Last year, I connected with Gary, who has a distinguished teaching career working with over 7,000 students as they progress into taking the CFP exam. His efforts were very much aligned with my goals. In the middle of last year, we decided to combine our initiatives since we didn’t see the need to be redundant and stay in our individual silos. Since we’ve combined efforts, we have developed more structure around the program. To date, we have worked with ten CFP candidates, four of whom just sat for the most recent exam. We don’t know the results of the students who took the exam recently, but of the other six students - four passed the exam and have seen their career prospects significantly improve. It’s great to see the months of hard work they put in working with us has paid off.

GC: To be clear, moXY Financial’s 20 by 20 Initiative is not a substitute for an education or review program. Our initiative exists somewhere at the end of the education program and the test day. We encourage our participants to attend a board certified education program or review classes for taking the CFP exam. This initiative is about creating a space in which students have the ability to hold each other accountable, create a network to help them study, and properly prepare for the exam. Our goal is to set up a scenario where the students can receive coaching and mentorship around the exam topics from folks who are seasoned professionals. We are well on our way to reaching 20 students and will probably exceed our goal by the end of 2020.

GCP: What are some of the other ways that we can address this systemic problem of underrepresented advisors of color?

KB: Last week I came back from a conference in Washington D.C. and there were CEOs of very large RIAs who had $30 billion in assets between them. Each CEO spent an hour discussing a topic, and not once did the topic of race come up. When you look at the RIA space, the RIA channel has captured market share and grown steadily over the past decade. However, advisors of color in client-facing roles are essentially nonexistent with less than 1% of advisor roles at large, independent RIAs. There’s clearly a huge disconnect, especially when you consider the fact that 43% of millennials are people of color. I see a lack of diversity as a tremendous risk that is not on the radar of a lot of RIAs, but it should be. If these companies don't change over the next decade, they will end up losing ground to some of the larger banks who have dedicated diversity teams.

Another way to address this problem is in the municipal space around fiscal justice. Essentially, this refers to many municipalities that consistently issue fines and fees predominantly affecting people of color and low-income communities. I am currently working on a strategy looking to quantify this phenomenon and effectively price it from a risk perspective at a municipal bond market. The ultimate goal is to hold counties and governments responsible for the work they are doing. We should be aware of unfair and unsustainable practices being used against our most vulnerable communities - and there should be a financial penalty for those practices.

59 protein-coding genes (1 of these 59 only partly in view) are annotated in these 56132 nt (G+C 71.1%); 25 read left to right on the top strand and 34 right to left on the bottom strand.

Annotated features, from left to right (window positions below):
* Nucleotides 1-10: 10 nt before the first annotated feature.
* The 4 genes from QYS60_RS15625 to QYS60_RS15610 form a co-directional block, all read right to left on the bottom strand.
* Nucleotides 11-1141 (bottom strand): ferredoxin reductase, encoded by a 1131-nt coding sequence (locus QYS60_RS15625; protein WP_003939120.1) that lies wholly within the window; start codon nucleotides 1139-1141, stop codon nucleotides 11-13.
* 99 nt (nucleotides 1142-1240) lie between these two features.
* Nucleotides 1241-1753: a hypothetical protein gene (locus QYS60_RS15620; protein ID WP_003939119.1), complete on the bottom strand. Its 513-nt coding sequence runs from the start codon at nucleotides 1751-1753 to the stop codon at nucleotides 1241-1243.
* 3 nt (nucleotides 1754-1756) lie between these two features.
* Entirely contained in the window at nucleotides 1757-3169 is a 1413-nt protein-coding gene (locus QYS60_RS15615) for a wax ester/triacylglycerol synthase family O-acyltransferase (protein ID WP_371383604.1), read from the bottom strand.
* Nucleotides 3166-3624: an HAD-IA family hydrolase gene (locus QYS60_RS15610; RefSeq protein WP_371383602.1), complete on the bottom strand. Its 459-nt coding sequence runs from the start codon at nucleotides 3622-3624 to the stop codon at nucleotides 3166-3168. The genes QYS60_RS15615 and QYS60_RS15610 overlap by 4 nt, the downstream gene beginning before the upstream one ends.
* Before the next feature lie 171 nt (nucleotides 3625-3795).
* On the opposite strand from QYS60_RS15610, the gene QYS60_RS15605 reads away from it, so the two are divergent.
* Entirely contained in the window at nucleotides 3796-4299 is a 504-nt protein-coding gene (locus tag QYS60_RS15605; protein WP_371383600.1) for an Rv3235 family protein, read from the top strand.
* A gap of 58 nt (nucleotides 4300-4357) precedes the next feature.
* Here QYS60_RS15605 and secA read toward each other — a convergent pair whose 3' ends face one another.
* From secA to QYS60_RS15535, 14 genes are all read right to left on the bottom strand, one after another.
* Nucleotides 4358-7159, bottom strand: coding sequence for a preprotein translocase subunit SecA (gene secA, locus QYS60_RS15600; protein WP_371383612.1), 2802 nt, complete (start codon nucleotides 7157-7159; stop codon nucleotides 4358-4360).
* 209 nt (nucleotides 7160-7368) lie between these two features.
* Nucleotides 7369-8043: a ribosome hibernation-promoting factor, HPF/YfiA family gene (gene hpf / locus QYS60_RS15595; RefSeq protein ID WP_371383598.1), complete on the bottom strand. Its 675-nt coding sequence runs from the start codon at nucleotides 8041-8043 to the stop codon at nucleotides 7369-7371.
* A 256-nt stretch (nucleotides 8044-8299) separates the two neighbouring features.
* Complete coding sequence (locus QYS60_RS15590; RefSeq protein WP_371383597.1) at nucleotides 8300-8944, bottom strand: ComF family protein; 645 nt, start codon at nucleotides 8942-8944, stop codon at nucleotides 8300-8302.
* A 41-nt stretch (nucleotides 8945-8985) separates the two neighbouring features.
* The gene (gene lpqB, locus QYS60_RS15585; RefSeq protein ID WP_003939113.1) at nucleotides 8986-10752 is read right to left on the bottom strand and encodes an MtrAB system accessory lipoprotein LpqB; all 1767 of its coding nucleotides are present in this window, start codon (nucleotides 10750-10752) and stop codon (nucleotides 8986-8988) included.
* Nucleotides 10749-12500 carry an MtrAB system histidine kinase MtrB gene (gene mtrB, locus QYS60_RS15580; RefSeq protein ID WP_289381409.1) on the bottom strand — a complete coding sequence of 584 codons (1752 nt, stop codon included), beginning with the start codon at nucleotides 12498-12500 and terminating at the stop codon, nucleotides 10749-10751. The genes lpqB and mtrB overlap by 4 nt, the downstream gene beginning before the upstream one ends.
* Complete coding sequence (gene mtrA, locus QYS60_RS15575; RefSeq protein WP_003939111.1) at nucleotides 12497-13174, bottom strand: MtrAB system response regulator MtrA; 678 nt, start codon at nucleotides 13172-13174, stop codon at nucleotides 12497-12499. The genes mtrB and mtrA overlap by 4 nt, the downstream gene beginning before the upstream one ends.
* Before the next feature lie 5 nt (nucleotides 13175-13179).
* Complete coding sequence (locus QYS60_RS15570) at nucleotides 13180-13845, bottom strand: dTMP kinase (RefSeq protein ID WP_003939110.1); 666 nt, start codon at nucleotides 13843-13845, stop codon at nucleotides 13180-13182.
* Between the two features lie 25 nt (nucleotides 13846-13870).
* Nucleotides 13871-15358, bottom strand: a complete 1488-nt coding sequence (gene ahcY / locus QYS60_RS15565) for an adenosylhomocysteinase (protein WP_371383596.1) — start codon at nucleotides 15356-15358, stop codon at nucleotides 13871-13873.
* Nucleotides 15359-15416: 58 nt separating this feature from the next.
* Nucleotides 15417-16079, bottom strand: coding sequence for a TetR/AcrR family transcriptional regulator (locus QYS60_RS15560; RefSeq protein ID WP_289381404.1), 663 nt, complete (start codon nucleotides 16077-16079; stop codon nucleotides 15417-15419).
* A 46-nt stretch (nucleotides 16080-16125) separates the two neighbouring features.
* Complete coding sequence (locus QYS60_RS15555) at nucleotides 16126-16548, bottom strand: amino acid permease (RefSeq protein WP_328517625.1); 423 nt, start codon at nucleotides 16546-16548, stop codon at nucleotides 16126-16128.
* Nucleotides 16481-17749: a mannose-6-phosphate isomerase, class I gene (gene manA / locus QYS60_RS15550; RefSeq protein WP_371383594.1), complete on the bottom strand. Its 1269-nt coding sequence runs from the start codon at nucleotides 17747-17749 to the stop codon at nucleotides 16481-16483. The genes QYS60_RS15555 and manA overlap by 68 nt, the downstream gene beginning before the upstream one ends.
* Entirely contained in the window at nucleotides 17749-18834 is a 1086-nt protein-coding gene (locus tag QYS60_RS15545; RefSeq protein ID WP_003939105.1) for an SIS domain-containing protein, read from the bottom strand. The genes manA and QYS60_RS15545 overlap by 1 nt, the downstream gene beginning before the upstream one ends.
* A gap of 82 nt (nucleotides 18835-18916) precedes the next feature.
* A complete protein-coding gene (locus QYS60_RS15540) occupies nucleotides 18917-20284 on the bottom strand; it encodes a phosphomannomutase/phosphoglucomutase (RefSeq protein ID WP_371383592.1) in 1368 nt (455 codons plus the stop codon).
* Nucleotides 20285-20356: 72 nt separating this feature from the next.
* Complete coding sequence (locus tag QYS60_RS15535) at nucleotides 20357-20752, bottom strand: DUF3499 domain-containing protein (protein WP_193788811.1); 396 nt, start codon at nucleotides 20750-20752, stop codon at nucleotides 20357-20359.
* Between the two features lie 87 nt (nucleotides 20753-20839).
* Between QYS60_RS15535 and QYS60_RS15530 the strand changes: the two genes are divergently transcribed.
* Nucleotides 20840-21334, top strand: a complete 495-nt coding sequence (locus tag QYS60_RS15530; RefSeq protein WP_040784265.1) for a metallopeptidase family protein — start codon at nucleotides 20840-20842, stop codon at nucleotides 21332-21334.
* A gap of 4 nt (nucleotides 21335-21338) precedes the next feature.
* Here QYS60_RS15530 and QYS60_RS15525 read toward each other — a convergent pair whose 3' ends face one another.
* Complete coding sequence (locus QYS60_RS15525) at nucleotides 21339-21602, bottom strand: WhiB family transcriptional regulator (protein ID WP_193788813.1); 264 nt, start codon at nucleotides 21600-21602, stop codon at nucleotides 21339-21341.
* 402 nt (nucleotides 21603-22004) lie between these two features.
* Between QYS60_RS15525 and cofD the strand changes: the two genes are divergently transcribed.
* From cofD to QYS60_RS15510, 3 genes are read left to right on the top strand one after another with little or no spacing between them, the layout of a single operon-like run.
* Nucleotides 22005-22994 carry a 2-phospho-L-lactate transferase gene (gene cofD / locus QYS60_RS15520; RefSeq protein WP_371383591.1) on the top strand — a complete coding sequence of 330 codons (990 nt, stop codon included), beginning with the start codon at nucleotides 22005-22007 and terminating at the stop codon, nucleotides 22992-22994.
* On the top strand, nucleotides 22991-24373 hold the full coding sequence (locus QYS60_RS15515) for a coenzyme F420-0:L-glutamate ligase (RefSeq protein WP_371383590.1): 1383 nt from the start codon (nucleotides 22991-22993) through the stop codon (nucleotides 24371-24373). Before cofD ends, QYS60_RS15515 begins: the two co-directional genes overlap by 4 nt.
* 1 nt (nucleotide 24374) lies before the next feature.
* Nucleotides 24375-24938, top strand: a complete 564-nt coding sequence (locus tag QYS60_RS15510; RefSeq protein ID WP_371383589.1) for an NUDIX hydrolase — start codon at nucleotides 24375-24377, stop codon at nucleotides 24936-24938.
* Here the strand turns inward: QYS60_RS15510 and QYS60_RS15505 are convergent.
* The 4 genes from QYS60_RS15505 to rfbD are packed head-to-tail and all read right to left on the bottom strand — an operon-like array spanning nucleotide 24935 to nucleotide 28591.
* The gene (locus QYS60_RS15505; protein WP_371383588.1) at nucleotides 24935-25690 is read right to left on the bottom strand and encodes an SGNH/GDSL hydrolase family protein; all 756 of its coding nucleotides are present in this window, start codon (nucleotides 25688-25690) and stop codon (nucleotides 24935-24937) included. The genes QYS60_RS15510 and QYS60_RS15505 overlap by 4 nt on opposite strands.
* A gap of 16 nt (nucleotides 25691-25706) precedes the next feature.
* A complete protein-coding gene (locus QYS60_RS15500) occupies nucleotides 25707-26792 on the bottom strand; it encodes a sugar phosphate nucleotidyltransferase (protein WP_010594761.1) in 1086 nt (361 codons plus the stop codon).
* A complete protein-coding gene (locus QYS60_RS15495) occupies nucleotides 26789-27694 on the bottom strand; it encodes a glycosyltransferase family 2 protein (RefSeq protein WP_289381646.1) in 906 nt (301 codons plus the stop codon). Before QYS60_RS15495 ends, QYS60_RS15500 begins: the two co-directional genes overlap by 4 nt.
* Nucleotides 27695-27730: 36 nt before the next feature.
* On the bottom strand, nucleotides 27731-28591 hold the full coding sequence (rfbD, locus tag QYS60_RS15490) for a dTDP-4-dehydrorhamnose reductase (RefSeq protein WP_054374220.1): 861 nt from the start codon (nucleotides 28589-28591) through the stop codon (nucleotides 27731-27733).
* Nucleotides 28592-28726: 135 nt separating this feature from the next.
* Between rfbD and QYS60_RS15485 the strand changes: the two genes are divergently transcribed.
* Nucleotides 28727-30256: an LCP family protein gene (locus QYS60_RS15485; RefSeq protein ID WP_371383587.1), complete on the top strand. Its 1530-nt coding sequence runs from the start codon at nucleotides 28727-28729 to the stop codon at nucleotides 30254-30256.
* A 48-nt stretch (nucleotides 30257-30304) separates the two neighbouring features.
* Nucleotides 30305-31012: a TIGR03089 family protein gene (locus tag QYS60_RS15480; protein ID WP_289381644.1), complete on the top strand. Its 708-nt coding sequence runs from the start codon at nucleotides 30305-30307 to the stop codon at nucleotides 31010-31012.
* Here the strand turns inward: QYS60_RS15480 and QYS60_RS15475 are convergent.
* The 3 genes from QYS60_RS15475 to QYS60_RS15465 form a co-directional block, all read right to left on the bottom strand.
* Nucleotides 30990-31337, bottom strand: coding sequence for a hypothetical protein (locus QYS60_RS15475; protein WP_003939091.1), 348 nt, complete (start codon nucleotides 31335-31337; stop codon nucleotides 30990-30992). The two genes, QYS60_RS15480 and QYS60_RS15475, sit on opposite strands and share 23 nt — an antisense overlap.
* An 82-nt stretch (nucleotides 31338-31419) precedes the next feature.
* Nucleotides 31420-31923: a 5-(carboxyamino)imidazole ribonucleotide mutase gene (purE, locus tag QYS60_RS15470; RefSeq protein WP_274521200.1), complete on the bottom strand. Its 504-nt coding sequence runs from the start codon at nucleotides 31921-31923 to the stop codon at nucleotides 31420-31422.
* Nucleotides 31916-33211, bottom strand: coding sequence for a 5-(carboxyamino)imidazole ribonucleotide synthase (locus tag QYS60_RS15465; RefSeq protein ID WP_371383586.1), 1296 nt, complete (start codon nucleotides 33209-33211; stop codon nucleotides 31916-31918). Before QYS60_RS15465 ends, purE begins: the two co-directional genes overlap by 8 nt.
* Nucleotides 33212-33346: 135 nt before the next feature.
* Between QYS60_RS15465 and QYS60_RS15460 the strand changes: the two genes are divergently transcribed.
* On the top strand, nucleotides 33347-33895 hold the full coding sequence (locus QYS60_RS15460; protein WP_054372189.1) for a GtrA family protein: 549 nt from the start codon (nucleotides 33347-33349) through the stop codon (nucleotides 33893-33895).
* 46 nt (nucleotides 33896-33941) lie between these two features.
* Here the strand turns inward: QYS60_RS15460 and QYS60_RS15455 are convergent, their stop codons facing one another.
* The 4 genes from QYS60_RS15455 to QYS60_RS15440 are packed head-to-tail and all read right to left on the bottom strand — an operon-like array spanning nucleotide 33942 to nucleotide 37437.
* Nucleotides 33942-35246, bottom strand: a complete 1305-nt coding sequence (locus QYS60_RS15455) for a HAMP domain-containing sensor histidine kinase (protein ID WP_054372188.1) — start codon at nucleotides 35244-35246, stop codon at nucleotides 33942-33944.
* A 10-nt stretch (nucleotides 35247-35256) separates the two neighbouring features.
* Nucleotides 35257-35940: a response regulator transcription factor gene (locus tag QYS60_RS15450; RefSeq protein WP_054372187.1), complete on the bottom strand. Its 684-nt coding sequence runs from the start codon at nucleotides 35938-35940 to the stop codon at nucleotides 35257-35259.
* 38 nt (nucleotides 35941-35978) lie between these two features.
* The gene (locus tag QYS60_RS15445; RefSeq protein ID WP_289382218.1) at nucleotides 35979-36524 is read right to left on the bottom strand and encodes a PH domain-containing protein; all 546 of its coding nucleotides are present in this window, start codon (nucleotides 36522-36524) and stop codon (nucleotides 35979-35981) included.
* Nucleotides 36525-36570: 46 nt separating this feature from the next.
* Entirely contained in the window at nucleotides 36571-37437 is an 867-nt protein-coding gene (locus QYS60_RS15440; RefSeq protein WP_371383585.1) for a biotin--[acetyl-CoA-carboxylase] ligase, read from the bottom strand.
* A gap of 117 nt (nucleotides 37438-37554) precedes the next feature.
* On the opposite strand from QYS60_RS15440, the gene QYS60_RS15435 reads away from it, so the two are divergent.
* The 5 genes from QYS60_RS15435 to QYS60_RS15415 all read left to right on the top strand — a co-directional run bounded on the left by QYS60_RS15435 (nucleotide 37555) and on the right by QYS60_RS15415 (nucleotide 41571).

GC: Another way we can address this problem is by developing a pool of qualified people who can plug into CFP positions as they become available. With moXY 2020, we’re providing people with the necessary knowledge, networks, and mentoring to qualify for positions in financial services. We recognize that many students coming out of college programs are not well equipped to jump into a position as a client-facing advisor. But, there are steps that can be taken to help young people coming into this industry prepare for those roles. We need to increase the number of programs that prepare kids of color in high school and college to be interested in a financial career path. I believe this will help more young people from diverse backgrounds to see the wonderful opportunities that may be available in working in finance while preparing them to actually work in this industry.


Another way I have been working on this problem is through HBCUs, which goes hand-in-hand with what we’ve been discussing. There are currently 380 programs for board certified CFP courses - only 3 of them are housed at HBCUs. HBCUs are in a unique position because they can implement programs that meet the needs of businesses and graduates coming into the business world. Innovative CFP programs should be offered at more HBCUs because if an RIA is looking for diverse talent, they should be able to turn to schools offering these programs and access to diverse candidates. If we can offer programs that gear students towards financial services while providing them with a strong financial knowledge base, we will be able to give them a huge leg up in their careers and impact diversity simultaneously.